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Forest Loss and Economic Inequality in the Solomon Islands: Using Small-Area Estimation to Link Environmental Change to Welfare Outcomes

John Gibson ()

Ecological Economics, 2018, vol. 148, issue C, 66-76

Abstract: To study welfare effects of environmental change, data from household surveys may be linked to remote sensing data. Using spatial aggregation to link risks ecological fallacy, since surveys are usually representative for areas larger than the spatial scale of decision-making units. This paper uses survey-to-census imputation to estimate welfare indicators for small areas to study the effect of deforestation on subsequent inequality in the rural Solomon Islands. This country depends on logging for almost half of foreign exchange and one-sixth of government revenue, and most forested land remains under customary ownership. A sharp increase in log exports, to seven times the sustainable yield, and a major shift in export destinations as other countries withdrew from the tropical log trade represents an exogenous shock that helps to identify effects of deforestation on inequality rather than the reverse relationship. A standard deviation increase in the rate of forest loss over 2000 to 2012 raises the Gini index of inequality in 2013 by one-third of a standard deviation. Mean incomes and poverty rates are also higher, implying that deforestation makes some households richer while others become poorer. These precisely estimated effects would be obscured using more spatially aggregated data.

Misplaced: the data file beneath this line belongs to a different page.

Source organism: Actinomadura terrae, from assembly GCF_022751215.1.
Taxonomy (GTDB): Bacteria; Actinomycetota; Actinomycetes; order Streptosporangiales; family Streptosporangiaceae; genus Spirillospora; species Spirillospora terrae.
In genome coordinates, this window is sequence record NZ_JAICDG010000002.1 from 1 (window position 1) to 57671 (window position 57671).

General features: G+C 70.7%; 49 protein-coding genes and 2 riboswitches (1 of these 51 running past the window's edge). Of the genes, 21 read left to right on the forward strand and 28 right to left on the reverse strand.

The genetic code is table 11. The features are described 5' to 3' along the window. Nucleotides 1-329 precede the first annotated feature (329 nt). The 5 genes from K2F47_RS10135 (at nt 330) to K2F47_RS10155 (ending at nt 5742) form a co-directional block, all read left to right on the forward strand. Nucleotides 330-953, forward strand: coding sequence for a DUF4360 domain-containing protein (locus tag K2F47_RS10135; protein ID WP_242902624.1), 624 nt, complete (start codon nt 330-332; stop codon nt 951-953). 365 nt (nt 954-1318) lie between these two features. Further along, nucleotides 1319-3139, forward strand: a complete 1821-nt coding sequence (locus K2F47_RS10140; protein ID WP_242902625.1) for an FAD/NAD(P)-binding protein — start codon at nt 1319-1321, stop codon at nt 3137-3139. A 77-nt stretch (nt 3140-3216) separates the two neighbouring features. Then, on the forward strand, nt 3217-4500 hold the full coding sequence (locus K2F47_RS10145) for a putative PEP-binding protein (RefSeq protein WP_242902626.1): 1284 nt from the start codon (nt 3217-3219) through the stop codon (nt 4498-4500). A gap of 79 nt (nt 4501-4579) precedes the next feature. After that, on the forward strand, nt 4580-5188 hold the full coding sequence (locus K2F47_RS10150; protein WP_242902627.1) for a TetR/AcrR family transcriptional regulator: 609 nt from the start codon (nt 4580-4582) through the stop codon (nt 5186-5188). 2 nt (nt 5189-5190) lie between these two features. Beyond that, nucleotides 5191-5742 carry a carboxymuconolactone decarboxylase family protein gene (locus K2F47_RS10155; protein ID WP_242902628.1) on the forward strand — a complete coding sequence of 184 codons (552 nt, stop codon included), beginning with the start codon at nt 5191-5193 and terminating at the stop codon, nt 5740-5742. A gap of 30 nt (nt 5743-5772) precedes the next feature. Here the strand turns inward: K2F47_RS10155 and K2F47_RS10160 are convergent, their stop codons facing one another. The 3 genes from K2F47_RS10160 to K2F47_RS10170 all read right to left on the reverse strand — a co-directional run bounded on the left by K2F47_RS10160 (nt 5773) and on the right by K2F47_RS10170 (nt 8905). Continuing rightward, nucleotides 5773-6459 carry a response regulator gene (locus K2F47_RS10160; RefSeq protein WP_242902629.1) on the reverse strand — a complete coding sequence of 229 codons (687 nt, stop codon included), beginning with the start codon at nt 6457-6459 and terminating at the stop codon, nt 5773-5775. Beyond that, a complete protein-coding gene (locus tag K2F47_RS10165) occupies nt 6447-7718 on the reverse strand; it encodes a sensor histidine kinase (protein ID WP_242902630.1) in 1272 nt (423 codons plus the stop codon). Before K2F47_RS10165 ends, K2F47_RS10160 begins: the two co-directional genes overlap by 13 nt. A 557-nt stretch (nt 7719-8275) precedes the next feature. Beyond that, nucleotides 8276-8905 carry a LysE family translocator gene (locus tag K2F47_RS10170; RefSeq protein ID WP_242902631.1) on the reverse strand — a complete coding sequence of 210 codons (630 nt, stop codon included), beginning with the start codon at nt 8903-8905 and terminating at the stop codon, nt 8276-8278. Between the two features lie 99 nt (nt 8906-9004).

Keywords: Deforestation; Inequality; Poverty; Small-area estimation (search for similar items in EconPapers)
JEL-codes: O15 Q23 (search for similar items in EconPapers)
Date: 2018
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